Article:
When an atom of uranium undergoes fission in the right circumstances, it produces multiple neutrons which in turn induce fission in other uranium atoms, creating a chain reaction. Today, due to a lack of caution on the part of governments, there is a risk of something similar happening to satellites in orbit around the Earth. When they collide or get blown up, satellites produce large quantities of fast-moving debris. This can cause additional satellites to disintegrate, in turn.
The nightmare scenario is one resembling a nuclear chain reaction, in which a small number of initial collisions produce debris, additional collisions, and debris in an escalating cycle, until certain orbits are no longer safe and usable. This scenario is called Kessler Syndrome, a possibility first identified in 1978 by NASA scientist Donald J. Kessler.
The risk of this outcome can be reduced by improving procedures in the future. For instance, satellites can be designed so that they fall out of orbit when they cease to be useful. There could also be financial incentives put in place to encourage the operators of satellites to behave responsibly at the end of their lives – for instance, a bond that is paid when the satellite is launched and which is refunded when it burns up in the atmosphere. If a satellite is simply left to die in orbit, the bond money can be put into an insurance fund, to compensate the owners of any satellite that it collides with.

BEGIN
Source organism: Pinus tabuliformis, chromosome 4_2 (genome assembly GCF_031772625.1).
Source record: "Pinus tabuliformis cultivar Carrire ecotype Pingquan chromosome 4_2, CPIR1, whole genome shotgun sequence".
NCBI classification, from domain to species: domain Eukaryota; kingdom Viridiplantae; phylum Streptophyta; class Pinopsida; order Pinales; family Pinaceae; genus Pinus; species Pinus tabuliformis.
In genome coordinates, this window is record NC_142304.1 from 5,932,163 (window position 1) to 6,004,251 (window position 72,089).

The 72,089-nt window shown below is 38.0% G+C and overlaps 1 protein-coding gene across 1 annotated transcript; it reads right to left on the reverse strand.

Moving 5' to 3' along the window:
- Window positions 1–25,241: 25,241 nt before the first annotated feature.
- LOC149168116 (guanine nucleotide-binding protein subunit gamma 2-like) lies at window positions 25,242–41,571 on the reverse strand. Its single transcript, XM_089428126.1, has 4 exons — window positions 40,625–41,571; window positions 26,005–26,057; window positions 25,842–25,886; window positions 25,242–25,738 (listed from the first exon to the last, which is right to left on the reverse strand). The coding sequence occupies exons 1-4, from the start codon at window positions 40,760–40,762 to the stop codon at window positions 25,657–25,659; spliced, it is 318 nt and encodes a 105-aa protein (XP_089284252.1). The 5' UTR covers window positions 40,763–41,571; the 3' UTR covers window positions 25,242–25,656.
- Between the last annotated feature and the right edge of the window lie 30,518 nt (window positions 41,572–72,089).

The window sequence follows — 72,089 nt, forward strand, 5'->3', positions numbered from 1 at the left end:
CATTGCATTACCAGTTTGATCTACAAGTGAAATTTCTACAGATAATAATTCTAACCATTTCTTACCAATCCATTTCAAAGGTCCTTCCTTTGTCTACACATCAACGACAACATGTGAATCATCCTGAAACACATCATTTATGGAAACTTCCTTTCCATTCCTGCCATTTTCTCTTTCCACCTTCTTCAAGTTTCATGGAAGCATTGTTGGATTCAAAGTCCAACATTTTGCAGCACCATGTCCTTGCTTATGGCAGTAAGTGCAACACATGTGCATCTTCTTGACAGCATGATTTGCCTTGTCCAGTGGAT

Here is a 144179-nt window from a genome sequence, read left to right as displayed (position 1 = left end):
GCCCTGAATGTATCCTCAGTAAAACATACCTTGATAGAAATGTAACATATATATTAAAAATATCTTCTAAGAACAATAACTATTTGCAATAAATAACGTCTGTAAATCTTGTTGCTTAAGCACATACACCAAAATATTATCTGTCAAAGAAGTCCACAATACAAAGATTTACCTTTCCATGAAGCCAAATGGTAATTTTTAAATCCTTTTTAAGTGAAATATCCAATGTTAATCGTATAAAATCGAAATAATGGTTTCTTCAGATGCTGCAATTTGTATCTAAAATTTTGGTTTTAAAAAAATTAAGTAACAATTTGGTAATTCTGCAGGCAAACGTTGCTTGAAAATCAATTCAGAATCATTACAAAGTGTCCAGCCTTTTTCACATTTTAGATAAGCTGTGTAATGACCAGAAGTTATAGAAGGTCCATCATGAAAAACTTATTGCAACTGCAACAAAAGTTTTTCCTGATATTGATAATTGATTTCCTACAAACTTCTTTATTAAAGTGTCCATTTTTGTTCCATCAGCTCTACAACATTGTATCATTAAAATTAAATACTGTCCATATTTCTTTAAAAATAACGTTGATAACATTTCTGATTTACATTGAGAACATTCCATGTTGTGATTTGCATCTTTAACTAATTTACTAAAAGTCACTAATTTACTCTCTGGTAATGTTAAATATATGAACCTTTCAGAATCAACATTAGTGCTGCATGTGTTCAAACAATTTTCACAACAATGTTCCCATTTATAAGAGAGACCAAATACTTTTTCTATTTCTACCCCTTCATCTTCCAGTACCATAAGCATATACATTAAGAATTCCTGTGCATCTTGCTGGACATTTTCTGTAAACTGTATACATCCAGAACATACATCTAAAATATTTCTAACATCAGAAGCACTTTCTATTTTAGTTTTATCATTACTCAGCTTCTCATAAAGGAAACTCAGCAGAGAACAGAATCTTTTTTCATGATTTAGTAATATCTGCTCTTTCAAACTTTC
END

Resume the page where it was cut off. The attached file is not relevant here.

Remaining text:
It may also be possible to deal with some of the existing junk in space, using a variety of methods such as lasers, the after-the-fact attachment of small disposal rockets to existing satellites, or possibly the use of some kind of membrane to catch small pieces of debris.